Opinion

Michelle Malkin: Silicon Valley’s smuggling apps

Op-ed views and opinions expressed are solely those of the author.

The mainstream media is slowly catching on to the “Open Borders, Inc.” racket. Just this week, NBC News reported that smugglers are using Facebook to advertise their services in violation of Facebook’s policy ban on human exploitation and trafficking. The news network appears shocked, shocked, shocked that coordinated illegal activity is booming on Facebook — one of the world’s biggest and most influential globalist platforms.

Maybe if the bleeding-heart libs in the Fourth Estate hadn’t been so busy carrying water for Mexican cartels and Big Business through endless anti-Trump propaganda pieces defending the mass illegal immigrant invasion over the past four years, they might have blown the whistle sooner on Silicon Valley’s co-conspirators with ruthless coyotes.

Only now has NBC News seen fit to enlighten the public about Spanish-language posts on public Facebook pages advertising “Travel to Mexico to the United States. Costs $8,000. 100 percent safe” or “Make your dream a reality in the United States. We are here to help you. The journey is safe and reliable and the price is $4,500 leaving from Monterrey to San Antonio, Texas.”

That’s the tip of the iceberg. In 2019, I reported how smugglers and their clients worldwide have used Facebook and WhatsApp (owned by Facebook) to coordinate their journeys. Pueblo Sin Fronteras, the most notorious sponsor of illegal immigrant caravans, still maintains a public Facebook page where its leaders taunt America, announce their border-breaching activities and post solicitations for supplies and donations.

Nongovernmental organizations, advocacy groups and financial institutions have created an additional array of free apps to “help.” The U.N.’s International Organization for Migration offers MigApp on Google Play and Apple’s App Store with information and “assistance to migrate safely.” The app features weather and crime alerts, medical clinic appointment scheduling and money transfer services (more on that in a moment).

Similarly, the International Committee of the Red Cross’s WhatsApp alerts provide “advice on how to avoid and prevent accidents, illness and being separated from family members,” as well as a means “to share the geolocation of a shelter or send specific advice or alerts in the event of unexpected situations.”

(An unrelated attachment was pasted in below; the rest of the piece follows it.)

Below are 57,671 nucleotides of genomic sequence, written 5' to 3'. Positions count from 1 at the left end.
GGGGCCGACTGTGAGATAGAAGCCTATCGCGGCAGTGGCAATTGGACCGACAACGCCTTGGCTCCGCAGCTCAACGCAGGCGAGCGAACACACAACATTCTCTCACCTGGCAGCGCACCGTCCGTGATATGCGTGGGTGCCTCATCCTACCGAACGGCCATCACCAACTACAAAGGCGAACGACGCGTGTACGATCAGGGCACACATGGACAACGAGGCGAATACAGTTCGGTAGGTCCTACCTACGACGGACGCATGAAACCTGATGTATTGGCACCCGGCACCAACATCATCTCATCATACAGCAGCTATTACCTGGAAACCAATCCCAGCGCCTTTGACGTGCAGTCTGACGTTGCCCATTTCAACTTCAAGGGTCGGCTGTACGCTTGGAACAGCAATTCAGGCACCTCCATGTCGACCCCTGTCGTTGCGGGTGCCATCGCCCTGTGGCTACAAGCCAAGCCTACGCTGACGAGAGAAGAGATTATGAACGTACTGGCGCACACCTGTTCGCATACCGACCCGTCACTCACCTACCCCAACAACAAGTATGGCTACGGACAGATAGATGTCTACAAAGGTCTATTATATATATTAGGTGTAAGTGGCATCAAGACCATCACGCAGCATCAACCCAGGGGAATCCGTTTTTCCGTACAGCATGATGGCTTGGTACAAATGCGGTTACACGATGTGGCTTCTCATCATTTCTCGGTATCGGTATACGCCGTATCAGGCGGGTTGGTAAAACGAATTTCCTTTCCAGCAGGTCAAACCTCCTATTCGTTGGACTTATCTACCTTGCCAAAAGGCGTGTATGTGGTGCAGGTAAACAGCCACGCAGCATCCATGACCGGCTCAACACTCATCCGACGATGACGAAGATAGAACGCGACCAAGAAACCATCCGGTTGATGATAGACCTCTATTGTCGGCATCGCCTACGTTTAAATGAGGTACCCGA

United We Dream’s “Notifica” app is also available on Google Play and the Apple App Store. It gives illegal immigrant travelers a “help button” to alert friends, family, lawyers, media propagandists and others in case of detention or encounters with law enforcement.

Border saboteurs have used technology for decades to help undermine immigration enforcement. Ricardo Dominguez created a crowdsourced website-jamming network in the 1990s called the FloodNet system, which allowed anyone with an internet connection to interfere with the communications of the U.S. Border Patrol, White House, G8, Mexican embassy and others. He then introduced the Transborder Immigrant Tool in 2009 using cheap $30 Motorola cellphones equipped with a free GPS applet to help illegal immigrants navigate desert routes, locate water stations and determine their proximity to highways. An expert consulted by the U.N. High Commissioner for Refugees lauded “how smartphones and social media have revolutionized” migration, allowing illegal immigrants to bypass “legal means” of finding agents that “take a long time” and instead use the “dark digital underworld” for “facilitating access to agents and smugglers” through encrypted Facebook and WhatsApp channels.

Add to all this a new boom of peer-to-peer apps that facilitate illegal immigrant money transfers known as “remittances.” In 2017, the aggregate cost of sending remittances was about $30 billion. Old-line money transfer operators charge steep fees averaging about 7% of the amount sent. Among the plethora of competitors and disrupters jockeying in the migrant money market to peel away customers with lower transaction fees are Wells Fargo, MoneyGram, Paypal/Xoom, Wise and WorldRemit. Many of these apps integrate with Facebook’s Messenger Chat, Viber and WeChat. WorldRemit, a start-up founded by a Somalian former United Nations official with venture capital backing from Facebook, Spotify, Netflix and Slack, is closing in on 600,000 transfers per month, according to Fast Company.

Just to make Silicon Valley’s allegiances clear: Apps owned or backed by Facebook, Google and Apple that aid and abet illegal immigration and human smuggling operate with impunity, while those same globalist companies have banned law-abiding, free-speech apps such as Gab and Parler. Untold thousands of nationalists have been deplatformed for defending our homeland, while cartels and coyotes exploit the internet and corporate oligarchs’ cheap labor appetites to sabotage our borders and attack American sovereignty.

Who needs foreign enemies when domestic blind worship of the “free market” is destroying us from within?

Michelle Malkin’s e Who needs foreign enemies when domestic blind worship of the “free market” is destroying us from within? mail address is MichelleMalkinInvestiga[email protected]tonmail.com.

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Michelle Malkin

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